However, now I can see how “The Hound D’Ubervilles” by Kim Newman could be called fan fiction for drawing on the setting and characters but approaching it in a non-canonical way, as opposed to Lindsay Faye’s “Dust and Shadow” being categorized as pastiche for a Ripper investigation done in a canonical fashion. Although both are published (and entertaining) the feel of them is very different.

    I wonder what certain media adaptions would be considered under pastiche and fan fiction criteria. Is the BBC Sherlock series a fan fiction tv series? Is Mr Holmes a pastiche movie?

    1. I usually don’t get involved with the discussions, but I find in this topic a chance to become educated.

      I always considered a Sherlockian Pastiche as a story about Holmes and/or Watson that was not in the Canon. Period! A parody would be a subset of a pastiche. Granted, I am not into the internet fandom that has brought many new followers to Holmes, but I have no idea what you mean by ‘fan fiction.’
      Is there an generally accepted definition of the term? Would ‘fan fiction’ meet the general definition of ‘Pastiche’ that I proposed?

      Educate me.


      1. In my mind, all pastiche is fanfiction, in that it’s written by fans as an homage to or somehow transformative working of the canon, but not all fanfiction is pastiche because it’s free or stylistically different.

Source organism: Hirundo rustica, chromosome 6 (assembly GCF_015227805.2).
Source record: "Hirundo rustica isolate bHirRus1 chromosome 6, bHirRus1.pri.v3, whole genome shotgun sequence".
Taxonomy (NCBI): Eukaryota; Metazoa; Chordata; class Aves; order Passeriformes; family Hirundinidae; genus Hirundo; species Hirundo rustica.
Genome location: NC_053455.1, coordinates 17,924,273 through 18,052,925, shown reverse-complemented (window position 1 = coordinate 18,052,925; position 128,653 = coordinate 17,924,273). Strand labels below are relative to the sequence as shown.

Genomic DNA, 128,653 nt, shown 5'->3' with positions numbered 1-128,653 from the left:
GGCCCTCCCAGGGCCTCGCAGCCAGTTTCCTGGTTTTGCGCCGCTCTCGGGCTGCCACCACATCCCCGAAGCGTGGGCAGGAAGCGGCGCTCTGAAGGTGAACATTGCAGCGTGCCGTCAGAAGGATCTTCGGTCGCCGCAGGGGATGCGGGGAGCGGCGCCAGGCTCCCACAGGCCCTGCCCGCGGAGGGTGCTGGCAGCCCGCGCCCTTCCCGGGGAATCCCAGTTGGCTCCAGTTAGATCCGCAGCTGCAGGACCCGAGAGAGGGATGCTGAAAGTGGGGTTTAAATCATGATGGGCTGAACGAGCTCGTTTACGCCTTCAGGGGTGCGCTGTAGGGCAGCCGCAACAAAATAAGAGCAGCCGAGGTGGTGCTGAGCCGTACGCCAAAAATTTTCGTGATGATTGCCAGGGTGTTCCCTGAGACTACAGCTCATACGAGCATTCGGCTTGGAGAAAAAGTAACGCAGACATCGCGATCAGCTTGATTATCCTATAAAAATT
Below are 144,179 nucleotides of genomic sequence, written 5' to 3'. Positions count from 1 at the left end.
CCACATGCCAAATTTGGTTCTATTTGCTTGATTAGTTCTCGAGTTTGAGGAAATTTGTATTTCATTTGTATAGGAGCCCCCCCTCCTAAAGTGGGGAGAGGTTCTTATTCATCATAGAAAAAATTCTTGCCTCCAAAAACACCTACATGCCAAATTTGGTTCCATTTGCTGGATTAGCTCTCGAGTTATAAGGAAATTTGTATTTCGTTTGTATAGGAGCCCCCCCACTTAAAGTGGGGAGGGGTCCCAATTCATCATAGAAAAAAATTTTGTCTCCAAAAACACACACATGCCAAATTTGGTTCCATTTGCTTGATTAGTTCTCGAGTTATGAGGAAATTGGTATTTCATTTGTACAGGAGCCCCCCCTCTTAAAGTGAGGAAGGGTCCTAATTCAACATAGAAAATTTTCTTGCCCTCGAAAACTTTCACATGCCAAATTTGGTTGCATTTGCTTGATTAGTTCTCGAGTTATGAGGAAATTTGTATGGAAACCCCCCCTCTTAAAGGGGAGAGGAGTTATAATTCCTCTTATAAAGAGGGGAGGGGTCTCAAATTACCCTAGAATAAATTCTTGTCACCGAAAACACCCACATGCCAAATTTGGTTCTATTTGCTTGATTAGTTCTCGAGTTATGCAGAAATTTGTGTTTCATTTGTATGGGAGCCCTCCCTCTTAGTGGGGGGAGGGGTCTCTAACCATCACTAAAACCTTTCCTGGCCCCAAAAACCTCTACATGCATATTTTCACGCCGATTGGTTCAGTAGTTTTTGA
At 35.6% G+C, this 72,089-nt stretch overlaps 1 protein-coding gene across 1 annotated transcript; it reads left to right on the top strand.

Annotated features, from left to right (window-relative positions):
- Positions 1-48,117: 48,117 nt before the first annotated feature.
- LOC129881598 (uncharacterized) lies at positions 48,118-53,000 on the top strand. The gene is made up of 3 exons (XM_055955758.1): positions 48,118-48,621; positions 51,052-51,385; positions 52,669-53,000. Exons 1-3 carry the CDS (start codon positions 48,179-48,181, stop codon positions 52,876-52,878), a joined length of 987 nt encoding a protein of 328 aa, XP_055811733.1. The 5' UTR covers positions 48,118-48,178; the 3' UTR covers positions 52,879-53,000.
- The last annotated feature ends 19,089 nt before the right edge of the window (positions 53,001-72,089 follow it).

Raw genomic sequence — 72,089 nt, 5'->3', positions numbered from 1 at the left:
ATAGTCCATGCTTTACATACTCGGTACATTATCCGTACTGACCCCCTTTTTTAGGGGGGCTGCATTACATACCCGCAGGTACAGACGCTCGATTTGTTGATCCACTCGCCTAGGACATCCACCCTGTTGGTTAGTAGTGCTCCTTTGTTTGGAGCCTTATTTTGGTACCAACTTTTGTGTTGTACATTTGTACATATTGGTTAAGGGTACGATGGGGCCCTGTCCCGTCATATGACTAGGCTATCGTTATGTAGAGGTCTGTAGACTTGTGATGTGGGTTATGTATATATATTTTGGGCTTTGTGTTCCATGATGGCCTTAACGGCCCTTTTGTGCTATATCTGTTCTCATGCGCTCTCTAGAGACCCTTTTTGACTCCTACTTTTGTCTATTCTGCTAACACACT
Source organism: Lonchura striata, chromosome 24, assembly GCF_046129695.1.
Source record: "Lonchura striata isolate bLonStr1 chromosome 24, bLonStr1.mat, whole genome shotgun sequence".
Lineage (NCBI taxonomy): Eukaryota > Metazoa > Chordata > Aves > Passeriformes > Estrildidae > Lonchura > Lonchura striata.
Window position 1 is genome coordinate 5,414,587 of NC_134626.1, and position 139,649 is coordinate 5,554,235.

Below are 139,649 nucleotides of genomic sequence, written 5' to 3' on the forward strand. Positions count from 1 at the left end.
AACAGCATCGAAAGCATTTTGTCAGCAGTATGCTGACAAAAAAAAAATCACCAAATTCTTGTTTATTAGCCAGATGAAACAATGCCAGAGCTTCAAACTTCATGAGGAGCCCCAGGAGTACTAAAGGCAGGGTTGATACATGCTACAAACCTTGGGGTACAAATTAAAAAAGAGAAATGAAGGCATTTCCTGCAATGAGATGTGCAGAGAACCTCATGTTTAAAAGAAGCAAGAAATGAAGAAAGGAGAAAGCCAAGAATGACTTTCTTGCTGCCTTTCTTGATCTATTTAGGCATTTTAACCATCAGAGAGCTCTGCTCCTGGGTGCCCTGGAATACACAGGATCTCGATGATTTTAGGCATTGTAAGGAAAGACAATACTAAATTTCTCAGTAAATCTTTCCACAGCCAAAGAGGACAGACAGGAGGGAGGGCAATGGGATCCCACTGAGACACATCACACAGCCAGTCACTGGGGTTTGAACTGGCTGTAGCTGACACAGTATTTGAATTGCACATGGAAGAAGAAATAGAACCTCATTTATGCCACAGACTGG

5. I’ve just reached the part of Zach Dundas’ The Great Detective where he talks about fanfiction, and he interviewed our own Misty! 🙂

    In general, I agree with Kirby that pastiche is a subset of fanfiction, and with Misty and Roxie that “pastiche” indicates a stylistic tie with the Conan Doyle Canonical stories, whether it’s imitation or parody. (Those ties can stretch pretty thin and still exist. I have a special interest in Sherlockian material for children, and I’d argue that the books featuring Hamster Holmes and his firefly pal, Dr Watt, are pastiche, but I suspect that’s a topic for a whole other post.) And I agree with Roxie that one *can* write and publish pastiche without getting paid for it.

    A friend of mine once said that fanfic writers write to “expunge the headcanon”, which is certainly true for me. I have not yet attempted to write any sort of mystery; I write little explorations of “what would happen to these characters if….”

    For me, the term “fanfiction” tells more about the writer than the writing. “Fanfiction” is written by and for fans of the source material. Whatever the writer does with the characters and/or their milieu, it comes from a deep affection for them. Fanfic writers write fanfic (in my not-so-humble opinion) because their is something about that world, those characters, those stories, that they cannot let go without playing in that sandbox for a while. This is probably why so much fanfiction is character-driven rather than plot-driven.

    Pastiche, on the other hand, while *often* written by folks who clearly adore the source material, may have a great plot, but lack that certain spark in the characters. This is not to say there is not pastiche out there that comes from a place of love for Holmes and Watson themselves – indeed, Dundas asked Lyndsay Faye “how the pastiche game, at its best, is played”, and she said, “You have to love the characters first.” (She went on to say, “Next you need to understand that John Watson is the most important character in those stories, period, full stop.” I love that answer.)